estimating water use per occupant without assuming the fraction of indoor water use.

However, additional data from an ongoing residential water-use measurement program were made available by the American Water Works Association (DeOreo, private communication, 1997). This study has provided information on detailed daily amounts of use for a number of specific activities (clothes-washing, dishwashing, toilets, showering, baths, faucets, etc.) for 595 houses and permits a determination of the indoor use rates. It was conducted in Boulder; CO, Denver, CO; Eugene, OR; Seattle, WA; and San Diego, CA. Systems were installed in the homes to provide a log of each water use, its duration, and the total volume of water used. For some of the days being monitored, water use was extremely low, suggesting that the occupants were not home and so were not using water in the normal manner. By carefully reviewing the various records, it is possible to eliminate those values from the database. That results in the distribution observed in figure 3.3. Although there was a wide variation in total water use among the locations, there was much less variation among the indoor use rates; the average was 0.28 ± 0.20 m3 per person per day, and the geometric mean was 0.23 with a GSD of 1.8.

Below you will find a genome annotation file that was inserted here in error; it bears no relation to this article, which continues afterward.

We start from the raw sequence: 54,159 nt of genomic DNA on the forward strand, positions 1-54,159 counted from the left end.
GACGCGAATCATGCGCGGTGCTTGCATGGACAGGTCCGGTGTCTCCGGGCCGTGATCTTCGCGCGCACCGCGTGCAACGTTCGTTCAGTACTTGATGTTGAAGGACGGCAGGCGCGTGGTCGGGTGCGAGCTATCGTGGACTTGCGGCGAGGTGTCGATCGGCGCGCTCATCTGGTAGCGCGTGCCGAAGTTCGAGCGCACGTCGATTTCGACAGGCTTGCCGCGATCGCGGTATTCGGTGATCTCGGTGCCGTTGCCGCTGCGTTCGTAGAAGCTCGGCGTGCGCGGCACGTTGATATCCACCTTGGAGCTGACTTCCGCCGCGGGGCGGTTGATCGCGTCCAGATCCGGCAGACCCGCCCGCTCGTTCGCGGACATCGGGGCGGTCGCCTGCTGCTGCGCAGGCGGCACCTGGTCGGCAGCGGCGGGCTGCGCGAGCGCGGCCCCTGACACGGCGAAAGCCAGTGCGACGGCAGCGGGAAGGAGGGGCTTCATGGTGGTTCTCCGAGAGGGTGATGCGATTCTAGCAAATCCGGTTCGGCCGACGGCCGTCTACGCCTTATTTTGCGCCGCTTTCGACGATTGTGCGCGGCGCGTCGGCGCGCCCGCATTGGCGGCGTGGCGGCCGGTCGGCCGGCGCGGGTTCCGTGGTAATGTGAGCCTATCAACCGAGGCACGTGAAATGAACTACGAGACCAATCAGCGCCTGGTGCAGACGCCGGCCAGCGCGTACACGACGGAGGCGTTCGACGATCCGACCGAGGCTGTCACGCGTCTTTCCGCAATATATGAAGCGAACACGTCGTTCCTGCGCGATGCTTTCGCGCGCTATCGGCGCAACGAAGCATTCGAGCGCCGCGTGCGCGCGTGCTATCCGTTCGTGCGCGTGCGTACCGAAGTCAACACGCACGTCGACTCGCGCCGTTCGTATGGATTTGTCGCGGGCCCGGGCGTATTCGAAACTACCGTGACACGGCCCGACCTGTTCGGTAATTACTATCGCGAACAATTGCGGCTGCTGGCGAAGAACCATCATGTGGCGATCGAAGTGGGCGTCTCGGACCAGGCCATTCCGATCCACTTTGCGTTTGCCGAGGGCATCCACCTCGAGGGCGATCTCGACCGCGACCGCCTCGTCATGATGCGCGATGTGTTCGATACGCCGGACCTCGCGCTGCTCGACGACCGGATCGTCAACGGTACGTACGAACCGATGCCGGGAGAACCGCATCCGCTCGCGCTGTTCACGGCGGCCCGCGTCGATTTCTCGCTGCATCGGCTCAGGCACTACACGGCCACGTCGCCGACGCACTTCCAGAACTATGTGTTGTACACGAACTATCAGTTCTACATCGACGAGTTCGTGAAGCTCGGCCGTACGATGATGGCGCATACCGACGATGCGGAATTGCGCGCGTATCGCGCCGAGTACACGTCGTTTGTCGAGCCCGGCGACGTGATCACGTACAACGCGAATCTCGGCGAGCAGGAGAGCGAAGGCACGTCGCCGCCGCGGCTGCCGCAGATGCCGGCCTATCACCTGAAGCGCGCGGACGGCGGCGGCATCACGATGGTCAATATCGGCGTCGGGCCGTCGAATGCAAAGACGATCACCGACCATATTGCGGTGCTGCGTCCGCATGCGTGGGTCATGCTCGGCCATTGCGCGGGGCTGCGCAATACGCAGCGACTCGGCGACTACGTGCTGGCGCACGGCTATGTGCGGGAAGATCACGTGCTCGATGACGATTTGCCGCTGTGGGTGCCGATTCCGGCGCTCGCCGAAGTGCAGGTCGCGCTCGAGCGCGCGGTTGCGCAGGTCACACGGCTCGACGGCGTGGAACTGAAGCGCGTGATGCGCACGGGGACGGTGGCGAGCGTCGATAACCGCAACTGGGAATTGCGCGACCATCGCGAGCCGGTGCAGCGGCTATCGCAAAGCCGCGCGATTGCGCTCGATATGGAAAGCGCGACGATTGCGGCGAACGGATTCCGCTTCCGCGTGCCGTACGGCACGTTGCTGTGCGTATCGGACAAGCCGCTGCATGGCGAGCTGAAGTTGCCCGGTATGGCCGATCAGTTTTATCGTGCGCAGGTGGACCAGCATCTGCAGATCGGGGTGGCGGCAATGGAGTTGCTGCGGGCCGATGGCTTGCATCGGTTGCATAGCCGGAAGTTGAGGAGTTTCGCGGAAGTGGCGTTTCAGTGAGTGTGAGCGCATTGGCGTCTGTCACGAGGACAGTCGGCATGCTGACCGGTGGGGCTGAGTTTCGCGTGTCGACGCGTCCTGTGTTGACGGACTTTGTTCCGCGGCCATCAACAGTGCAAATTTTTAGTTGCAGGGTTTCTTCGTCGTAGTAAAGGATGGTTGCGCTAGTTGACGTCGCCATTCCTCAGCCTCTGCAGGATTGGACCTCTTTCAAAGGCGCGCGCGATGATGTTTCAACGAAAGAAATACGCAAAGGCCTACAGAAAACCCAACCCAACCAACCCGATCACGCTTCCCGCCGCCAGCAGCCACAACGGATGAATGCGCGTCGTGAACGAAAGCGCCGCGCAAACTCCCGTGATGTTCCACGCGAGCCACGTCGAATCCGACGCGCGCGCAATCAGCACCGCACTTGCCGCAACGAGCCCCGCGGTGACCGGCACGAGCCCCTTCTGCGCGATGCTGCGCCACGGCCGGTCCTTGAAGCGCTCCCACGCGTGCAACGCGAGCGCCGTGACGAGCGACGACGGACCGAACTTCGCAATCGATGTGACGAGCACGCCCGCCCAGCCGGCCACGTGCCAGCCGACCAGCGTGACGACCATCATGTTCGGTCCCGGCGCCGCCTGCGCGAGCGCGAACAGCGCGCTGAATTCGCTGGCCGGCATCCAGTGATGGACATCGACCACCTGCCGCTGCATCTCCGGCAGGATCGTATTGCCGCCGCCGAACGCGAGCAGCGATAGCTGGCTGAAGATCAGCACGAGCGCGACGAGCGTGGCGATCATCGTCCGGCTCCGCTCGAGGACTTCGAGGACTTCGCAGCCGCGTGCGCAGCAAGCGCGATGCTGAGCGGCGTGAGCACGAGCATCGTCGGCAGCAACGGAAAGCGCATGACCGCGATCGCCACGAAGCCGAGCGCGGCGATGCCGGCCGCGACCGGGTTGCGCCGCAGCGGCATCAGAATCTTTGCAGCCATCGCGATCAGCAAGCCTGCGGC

Figure 3.3

Cumulative probability distribution of water use per day per person based on data from Boulder, CO; Denver, CO; Eugene, OR; Seattle, WA; and San Diego, CA.

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